News ID: 322527
Published: 0249 GMT June 25, 2022

Iran, Saudi Arabia should talk face-to-face

Iran, Saudi Arabia should talk face-to-face

Mostafa Moslehzadeh

Middle East affairs expert

Iraqi Prime Minister Mustafa al-Kadhimi is to visit Tehran today. Some media outlets have announced that Kadhimi plans to discuss the matter of talks between Iran and Saudi Arabia, which were facilitated by Iraq.

Several issues overshadow the relationship between Iran and Saudi Arabia including diplomatic relations between the two countries and the challenges and prospects facing it.

Iran and Saudi Arabia are two major key countries in the Muslim world. Even though Turkey has sought to become another key country, it still lacks the capacities of Iran and Saudi Arabia, capacities that even Egypt is deprived of. Therefore, the relationship between two regional powerhouses of Iran and Saudi Arabia affects other Islamic countries and their ties and developments. The more cordial the relationship between the two countries is, the more it serves themselves, the region, and the Islamic world.

Thus, there is no doubt that the two countries should maintain diplomatic relations even despite the major challenges facing them. Reason dictates that the relationship should be re-established as soon as possible. Of course, it was Saudi Arabia that severed diplomatic relations. The Islamic Republic of Iran has always tried to maintain diplomatic relations even with countries with which it disagrees on political matters.

Tehran and Riyadh have had several challenges on crude oil, for instance, and still do. The two countries have not followed a unified strategy on crude oil prices and production levels over the past four decades. The other challenge facing them is the security of the Persian Gulf region. Iran has always defended the notion of sharing the responsibility of ensuring security with other countries in the Persian Gulf region. Saudi Arabia, however, believes in the presence of transregional countries, namely the United States, to ensure the security of the region.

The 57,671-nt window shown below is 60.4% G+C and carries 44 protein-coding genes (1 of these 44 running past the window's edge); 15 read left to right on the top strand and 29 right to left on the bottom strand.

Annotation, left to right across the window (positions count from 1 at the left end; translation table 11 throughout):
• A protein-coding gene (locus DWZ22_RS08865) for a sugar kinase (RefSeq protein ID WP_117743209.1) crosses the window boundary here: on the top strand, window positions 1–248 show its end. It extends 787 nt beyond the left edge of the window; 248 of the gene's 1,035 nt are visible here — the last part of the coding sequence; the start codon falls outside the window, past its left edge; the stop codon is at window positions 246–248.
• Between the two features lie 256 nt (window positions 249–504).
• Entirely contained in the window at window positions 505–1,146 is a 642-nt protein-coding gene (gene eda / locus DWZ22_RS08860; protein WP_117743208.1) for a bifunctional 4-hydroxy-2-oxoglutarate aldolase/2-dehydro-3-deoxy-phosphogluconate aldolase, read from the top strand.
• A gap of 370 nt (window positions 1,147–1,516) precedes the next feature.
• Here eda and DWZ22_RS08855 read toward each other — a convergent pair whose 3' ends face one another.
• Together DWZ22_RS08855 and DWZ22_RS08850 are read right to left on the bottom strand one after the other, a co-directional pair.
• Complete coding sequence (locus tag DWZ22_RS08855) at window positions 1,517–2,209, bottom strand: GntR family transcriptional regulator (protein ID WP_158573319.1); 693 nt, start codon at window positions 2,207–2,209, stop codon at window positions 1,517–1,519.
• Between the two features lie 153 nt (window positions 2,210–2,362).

Iran’s nuclear file, the Palestinian issue, political crises in Lebanon, Syria, Iraq, Afghanistan, and Pakistan, and the annual Hajj pilgrimage are among the other bones of contention between the two countries. Perhaps the most important challenge right now is the crisis in Yemen, where, fortunately, a cease-fire has been in place for some time.

Resolving these challenges is not possible without diplomatic ties and face-to-face talks. If the two sides fail to establish diplomatic relations, it might add to the list of the challenges between the two countries and make the current ones even more daunting. Therefore, wisdom dictates that the talks on resolving these challenges should lead to the establishment of diplomatic relations

The prospects of possible relations depend on whether Tehran and Riyadh will restore diplomatic relations, and whether they are serious enough in addressing the challenges and reducing tensions. No doubt, regional nations can play a catalytic role in the Iran-Saudi Arabia talks being fruitful as Iraq and Oman had played such a role. In addition, trans-regional actors such as the United States and Israel can also adversely affect the talks.

Anyhow, the resolution of disputes between the two major countries of the Muslim world had required Tehran and Riyadh to negotiate long ago, even without a go-between, and resume diplomatic relations. Now we hope that this will be achieved through the mediation efforts of Iraq.


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